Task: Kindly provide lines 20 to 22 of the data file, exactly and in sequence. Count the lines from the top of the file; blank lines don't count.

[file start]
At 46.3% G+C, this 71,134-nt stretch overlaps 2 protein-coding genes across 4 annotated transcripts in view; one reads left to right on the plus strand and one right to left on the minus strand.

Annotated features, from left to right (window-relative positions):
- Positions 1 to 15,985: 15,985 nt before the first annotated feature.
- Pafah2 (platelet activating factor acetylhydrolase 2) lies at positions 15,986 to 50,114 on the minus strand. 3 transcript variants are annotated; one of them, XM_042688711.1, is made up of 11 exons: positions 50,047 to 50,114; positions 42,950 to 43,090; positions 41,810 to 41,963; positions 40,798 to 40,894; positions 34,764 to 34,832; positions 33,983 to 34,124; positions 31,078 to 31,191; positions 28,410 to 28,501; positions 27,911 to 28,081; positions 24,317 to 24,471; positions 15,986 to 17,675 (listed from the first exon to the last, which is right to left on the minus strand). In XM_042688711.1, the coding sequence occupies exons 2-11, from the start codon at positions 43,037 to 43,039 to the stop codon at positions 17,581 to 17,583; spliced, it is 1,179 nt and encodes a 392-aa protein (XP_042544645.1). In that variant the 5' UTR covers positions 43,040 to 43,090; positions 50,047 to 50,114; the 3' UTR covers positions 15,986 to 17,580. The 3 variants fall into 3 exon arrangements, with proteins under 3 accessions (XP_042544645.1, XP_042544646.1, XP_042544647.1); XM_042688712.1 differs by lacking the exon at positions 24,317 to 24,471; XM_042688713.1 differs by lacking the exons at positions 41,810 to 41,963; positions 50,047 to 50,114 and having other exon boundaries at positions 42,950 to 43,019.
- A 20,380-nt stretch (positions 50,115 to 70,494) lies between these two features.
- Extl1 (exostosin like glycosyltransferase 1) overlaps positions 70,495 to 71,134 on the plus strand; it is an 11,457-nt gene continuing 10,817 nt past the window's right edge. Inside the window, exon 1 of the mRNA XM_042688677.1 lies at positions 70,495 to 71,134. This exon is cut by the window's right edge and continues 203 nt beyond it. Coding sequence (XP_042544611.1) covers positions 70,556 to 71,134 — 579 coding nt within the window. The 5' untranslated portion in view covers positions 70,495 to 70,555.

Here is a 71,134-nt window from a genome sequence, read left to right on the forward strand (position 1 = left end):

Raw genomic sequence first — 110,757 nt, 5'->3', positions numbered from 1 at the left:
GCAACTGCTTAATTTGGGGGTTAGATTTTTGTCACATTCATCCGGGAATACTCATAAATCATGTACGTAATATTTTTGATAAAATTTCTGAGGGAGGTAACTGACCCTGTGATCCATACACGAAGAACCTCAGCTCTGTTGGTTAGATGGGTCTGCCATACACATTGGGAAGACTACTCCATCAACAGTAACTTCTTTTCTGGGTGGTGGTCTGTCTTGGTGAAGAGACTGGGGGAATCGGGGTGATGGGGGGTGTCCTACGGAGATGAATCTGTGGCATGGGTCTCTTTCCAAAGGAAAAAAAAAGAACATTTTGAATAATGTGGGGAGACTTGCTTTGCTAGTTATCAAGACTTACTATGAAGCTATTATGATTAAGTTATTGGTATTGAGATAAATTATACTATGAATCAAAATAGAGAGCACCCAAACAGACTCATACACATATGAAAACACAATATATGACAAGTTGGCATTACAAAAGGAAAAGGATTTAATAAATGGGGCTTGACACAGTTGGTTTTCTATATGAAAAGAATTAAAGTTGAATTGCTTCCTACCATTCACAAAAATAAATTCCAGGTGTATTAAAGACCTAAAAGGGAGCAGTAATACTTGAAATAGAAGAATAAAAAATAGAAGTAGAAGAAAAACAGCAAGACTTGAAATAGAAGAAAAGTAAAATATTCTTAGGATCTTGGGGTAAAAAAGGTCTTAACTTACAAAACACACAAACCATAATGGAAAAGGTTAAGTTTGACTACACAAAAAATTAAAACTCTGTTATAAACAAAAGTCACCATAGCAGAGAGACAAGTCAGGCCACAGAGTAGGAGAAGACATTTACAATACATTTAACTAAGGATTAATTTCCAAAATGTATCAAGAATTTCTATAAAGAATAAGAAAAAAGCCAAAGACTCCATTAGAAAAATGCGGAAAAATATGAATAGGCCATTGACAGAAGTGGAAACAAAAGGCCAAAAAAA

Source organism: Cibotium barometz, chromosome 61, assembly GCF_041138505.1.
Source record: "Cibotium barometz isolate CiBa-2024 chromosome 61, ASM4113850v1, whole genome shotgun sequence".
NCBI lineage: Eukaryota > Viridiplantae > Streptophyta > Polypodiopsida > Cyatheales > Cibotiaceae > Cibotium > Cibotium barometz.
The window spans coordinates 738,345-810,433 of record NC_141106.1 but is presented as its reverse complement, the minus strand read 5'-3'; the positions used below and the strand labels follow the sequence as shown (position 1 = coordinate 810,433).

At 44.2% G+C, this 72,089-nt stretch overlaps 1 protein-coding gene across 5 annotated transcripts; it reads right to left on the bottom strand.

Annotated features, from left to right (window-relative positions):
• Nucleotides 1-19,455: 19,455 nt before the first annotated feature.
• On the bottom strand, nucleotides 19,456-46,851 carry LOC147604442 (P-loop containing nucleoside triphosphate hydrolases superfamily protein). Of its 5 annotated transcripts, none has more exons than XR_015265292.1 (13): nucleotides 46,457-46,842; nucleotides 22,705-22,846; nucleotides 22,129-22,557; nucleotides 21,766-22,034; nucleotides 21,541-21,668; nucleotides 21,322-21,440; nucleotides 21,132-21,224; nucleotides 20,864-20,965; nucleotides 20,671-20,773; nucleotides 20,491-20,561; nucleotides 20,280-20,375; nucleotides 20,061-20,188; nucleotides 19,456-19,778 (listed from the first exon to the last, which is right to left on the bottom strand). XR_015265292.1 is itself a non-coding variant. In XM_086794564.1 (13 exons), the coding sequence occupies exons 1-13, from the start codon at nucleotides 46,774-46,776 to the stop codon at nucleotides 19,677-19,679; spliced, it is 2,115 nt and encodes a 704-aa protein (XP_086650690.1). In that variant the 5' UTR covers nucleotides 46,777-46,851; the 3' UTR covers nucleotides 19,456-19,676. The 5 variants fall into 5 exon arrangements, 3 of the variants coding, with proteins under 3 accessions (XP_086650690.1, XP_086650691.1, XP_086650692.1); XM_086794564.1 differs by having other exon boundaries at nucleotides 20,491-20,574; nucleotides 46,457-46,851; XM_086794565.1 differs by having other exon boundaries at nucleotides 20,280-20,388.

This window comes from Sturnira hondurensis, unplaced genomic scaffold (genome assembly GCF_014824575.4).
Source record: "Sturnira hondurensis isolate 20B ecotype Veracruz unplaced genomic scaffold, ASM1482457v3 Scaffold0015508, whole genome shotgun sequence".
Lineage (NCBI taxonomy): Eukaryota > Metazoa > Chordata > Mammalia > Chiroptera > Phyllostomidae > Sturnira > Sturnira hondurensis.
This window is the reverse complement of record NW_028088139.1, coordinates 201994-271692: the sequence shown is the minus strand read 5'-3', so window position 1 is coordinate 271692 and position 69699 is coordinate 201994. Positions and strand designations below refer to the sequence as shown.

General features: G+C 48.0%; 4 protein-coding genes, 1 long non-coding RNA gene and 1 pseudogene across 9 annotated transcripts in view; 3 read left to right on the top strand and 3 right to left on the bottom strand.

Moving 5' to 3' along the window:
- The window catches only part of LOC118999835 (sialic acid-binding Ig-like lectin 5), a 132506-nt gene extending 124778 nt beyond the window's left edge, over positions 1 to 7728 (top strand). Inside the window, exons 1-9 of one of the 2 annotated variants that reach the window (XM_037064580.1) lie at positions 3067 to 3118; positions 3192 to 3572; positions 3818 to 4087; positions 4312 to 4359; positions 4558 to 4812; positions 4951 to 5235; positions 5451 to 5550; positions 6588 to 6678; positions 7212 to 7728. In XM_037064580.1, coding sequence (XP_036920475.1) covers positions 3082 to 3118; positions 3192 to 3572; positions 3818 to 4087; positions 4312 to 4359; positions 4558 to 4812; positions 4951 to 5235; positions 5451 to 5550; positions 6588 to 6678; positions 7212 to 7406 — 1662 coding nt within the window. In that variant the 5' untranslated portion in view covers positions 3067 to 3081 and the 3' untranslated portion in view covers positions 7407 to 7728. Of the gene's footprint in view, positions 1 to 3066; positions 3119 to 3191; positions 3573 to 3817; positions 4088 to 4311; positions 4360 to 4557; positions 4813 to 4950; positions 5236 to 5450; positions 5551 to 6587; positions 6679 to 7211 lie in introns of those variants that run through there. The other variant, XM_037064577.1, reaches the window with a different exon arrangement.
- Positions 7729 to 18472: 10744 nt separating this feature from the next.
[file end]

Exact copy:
Lineage (NCBI taxonomy): Eukaryota > Metazoa > Chordata > Mammalia > Chiroptera > Phyllostomidae > Sturnira > Sturnira hondurensis.
This window is the reverse complement of record NW_028088139.1, coordinates 201994-271692: the sequence shown is the minus strand read 5'-3', so window position 1 is coordinate 271692 and position 69699 is coordinate 201994. Positions and strand designations below refer to the sequence as shown.

General features: G+C 48.0%; 4 protein-coding genes, 1 long non-coding RNA gene and 1 pseudogene across 9 annotated transcripts in view; 3 read left to right on the top strand and 3 right to left on the bottom strand.